There aren’t many people who know this is impossible even though its not difficult to understand why.

    We should just concentrate on steering a sensible mid path between having too much inflation and too much recession. At the same time we stop worrying about the bond vigilantes! There’s plenty of countries which manage perfectly well without relying on their supposed kindness! All the big net exporters don’t want influxes of foreign capital for obvious reasons.

  • Peter Martin 6th Apr '20 - 9:22am

    ” When government economic policy is based on currency depreciation…”

    You keep suggesting that I’m advocating such a policy. Yet the Government sets a 2% target for inflation which I really had nothing to do with! However, I think it is sort of OK but I would agree it does need more discussion than it gets. If the choice is between recession and a small amount of inflation I’d go for the latter. At one time, the ownership of gold wasn’t allowed. It is now. The most convenient way is to own gold certificates. Therefore if anyone doesn’t trust the world’s fiat currencies, which I think is all of them, when saving for retirement, they do have the option of putting their own personal savings back on to a gold standard.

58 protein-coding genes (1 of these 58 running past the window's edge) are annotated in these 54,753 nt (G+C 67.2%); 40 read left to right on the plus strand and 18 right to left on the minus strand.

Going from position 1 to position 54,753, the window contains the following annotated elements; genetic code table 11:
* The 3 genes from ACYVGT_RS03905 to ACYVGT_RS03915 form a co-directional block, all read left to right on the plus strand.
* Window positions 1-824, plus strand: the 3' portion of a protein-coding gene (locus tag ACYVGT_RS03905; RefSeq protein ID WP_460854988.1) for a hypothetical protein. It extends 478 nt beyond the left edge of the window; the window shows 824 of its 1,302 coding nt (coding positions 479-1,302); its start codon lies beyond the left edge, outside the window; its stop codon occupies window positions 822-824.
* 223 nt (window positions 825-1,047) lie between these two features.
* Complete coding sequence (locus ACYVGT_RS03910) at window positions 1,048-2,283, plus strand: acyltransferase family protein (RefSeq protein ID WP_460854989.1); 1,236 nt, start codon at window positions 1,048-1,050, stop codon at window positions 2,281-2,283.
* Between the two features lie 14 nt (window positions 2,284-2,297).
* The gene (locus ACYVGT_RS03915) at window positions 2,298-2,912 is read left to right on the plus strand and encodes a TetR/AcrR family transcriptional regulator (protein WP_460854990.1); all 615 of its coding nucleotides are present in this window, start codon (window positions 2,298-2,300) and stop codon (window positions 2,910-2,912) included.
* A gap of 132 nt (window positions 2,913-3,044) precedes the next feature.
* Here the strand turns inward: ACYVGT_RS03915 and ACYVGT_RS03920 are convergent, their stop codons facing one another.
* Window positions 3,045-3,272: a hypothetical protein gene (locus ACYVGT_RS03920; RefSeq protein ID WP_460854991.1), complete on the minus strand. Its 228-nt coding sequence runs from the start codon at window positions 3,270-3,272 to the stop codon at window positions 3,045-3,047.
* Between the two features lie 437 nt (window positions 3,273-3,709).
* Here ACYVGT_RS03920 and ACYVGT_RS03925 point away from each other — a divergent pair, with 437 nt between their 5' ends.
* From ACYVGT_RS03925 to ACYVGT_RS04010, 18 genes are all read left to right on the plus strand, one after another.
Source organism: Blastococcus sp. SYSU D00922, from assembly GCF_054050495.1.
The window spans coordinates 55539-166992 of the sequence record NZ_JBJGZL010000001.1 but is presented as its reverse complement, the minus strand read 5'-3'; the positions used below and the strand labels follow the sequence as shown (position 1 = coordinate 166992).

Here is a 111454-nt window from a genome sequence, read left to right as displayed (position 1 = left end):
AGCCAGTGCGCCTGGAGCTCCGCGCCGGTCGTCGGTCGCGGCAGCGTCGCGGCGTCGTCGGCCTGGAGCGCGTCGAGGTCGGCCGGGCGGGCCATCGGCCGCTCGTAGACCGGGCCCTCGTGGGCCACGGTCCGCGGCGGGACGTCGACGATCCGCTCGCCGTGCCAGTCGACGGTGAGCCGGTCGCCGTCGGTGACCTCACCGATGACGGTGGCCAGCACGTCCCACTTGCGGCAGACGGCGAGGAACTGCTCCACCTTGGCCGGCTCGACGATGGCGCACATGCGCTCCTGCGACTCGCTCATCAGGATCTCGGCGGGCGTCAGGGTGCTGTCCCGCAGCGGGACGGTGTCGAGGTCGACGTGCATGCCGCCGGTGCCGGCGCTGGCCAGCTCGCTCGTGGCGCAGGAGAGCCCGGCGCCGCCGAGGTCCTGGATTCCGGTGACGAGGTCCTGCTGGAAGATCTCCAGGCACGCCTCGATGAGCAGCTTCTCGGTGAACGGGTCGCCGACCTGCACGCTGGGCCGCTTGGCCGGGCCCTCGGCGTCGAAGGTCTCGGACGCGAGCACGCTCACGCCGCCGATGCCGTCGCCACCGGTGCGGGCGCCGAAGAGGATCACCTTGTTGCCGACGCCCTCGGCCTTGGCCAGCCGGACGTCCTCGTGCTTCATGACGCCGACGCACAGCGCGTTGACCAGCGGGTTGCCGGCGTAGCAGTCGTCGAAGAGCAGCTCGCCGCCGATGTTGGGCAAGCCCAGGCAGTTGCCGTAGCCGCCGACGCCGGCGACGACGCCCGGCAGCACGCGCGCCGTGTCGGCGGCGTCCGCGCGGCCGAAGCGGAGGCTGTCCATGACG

There’s always a range of opinion on what the “correct” level should be for the currency. No doubt the “financial and business sector” would like it to be as high as possible. This sector is located in London and the SE and has done a good job for itself in making the argument to Govt that it is more than just “highly important”. The entire UK economy has been seen to rely on it.

    The alternative view is that the tail should not be allowed to wag the dog. The financial sector should exist to serve the needs of the wider economy. This it has clearly failed to do. The high pound being a major cause of the decline in UK manufacturing. In the early part of the 00s it was a major cause of industry closure. This caused two own goals on the part of the pro EU neoliberal UK establishment. Firstly, in 2003 even they realised the pound was too high to join the euro which was the main reason it didn’t happen. Later, the loss of much of UK manufacturing industry created much resentment in the regions. There was then a backlash against the establishment which resulted in you-know-what!